In rethinking property, it is vital that we understand a basic idea —
property is relational and not just an object. This insight opens the door to a richer, more realistic discussion of how property actually affects us and the world. We also need to recognize that familiar forms of collective property — trusts, coops, partnerships, nonprofits — can achieve a great deal, but they ultimately do not overcome the structural biases embedded in property itself: the right to exclude, the over-reliance on markets, the habit of equating value with price, and the power of owners to dictate how nature and people will be treated.5

In this chapter, we will also clarify why the notion of possession is so important to the commons. In an existential sense, we cannot not possess. But something interesting happens as we possess. As firsthand users of water, land, wood, soil, landscapes, seeds, and much more, we develop knowledge and affection, a sense of responsibility, and situated knowledge about the resource — enough to convert it into care-wealth. Such attitudes are less likely to develop among owners primarily focused on the exchange value of their property.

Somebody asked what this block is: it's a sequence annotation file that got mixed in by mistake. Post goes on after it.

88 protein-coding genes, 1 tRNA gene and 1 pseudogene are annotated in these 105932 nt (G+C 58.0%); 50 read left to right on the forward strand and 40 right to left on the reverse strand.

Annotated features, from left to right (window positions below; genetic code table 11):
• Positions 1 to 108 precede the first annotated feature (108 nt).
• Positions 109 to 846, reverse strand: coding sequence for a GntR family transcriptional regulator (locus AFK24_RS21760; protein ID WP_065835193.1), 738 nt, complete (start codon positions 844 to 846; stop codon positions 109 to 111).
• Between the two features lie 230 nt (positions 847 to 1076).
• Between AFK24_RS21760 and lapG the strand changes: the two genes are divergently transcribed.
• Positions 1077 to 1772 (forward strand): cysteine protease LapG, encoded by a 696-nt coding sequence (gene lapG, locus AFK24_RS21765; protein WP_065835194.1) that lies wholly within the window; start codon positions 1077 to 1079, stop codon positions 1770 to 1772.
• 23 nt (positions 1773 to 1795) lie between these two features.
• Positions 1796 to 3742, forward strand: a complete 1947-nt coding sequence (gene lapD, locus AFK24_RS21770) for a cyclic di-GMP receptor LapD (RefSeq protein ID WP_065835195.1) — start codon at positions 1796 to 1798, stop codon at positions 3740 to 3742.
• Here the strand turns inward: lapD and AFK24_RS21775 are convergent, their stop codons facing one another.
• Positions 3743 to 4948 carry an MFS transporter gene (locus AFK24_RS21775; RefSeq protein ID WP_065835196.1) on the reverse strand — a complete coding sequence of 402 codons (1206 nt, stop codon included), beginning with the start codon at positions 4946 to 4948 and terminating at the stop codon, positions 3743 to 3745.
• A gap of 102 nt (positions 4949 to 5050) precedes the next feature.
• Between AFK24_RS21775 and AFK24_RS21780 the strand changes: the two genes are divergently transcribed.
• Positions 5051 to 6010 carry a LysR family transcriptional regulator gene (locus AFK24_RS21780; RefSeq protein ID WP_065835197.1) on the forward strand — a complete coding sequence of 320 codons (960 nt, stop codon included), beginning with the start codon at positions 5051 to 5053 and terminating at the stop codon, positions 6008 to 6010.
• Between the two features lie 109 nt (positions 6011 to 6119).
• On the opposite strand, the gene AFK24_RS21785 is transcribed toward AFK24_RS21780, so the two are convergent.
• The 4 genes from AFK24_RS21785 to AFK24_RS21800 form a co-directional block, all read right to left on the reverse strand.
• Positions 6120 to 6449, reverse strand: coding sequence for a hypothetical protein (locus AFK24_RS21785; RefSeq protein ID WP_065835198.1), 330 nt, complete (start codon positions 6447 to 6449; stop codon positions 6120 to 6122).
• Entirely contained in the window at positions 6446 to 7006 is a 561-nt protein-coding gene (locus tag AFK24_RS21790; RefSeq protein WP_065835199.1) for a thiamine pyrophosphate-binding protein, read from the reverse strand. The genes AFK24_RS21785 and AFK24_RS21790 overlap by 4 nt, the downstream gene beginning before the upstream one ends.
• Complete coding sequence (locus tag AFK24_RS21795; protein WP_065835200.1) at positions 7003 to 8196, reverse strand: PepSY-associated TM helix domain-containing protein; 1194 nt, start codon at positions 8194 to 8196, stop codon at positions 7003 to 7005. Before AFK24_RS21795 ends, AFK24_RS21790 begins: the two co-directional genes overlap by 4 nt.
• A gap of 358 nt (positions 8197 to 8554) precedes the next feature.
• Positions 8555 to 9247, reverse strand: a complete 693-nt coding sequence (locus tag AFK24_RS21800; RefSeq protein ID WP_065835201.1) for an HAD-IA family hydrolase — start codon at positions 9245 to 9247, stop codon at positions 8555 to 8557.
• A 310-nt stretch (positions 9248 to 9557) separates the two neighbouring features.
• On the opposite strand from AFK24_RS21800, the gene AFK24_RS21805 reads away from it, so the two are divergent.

By focusing on possession, we can begin to think about ways of having that may not be officially sanctioned by legality (as at Nidiaci Garden), but which are entirely functional and effective. Moreover, we can begin to think about how state law might recognize or facilitate these other modes of possessing, collaborating, sharing, and commoning. This mode of having and using is what we call Relationalized Property — a topic we will develop in Chapter Eight.

Finally, we explore why inalienability is critical to any vision of stewardship through commoning. Inalienability is the idea that it is ethically offensive to appropriate and sell certain cherished things. As creatures of the market, we moderns generally dismiss this idea as archaic. But the legal history of inalienability, especially during the Roman Empire, shows how a prohibition on alienation enables all sorts of vital relationships to flourish precisely because limits are set on market activity.

Me, My Freedom, and My Property It’s no exaggeration to say that our ideas about property express a vision of personhood — one that radiates into the deepest corners of society, affecting our social identities and relationships, commercial dealings, institutional behavior, and treatment of nature. “The premise underlying the personhood perspective,” writes property law scholar Margaret Jane Radin, “is that to achieve proper self-development — to be a person — an individual needs some control over resources in the external environment. The necessary assurances of control take the form of property rights.”6 But property is not just a reflection of our sense of what a human being is; it is a legal enactment of our social relations. A vast market apparatus ratifies and reinforces a culture based on property norms every day. Thus the juridical way that we think about property largely determines the actual social relations that we can imagine and develop. Of course, this happens in other realms of life, too: how we think about “the economy” also determines how we relate to each other.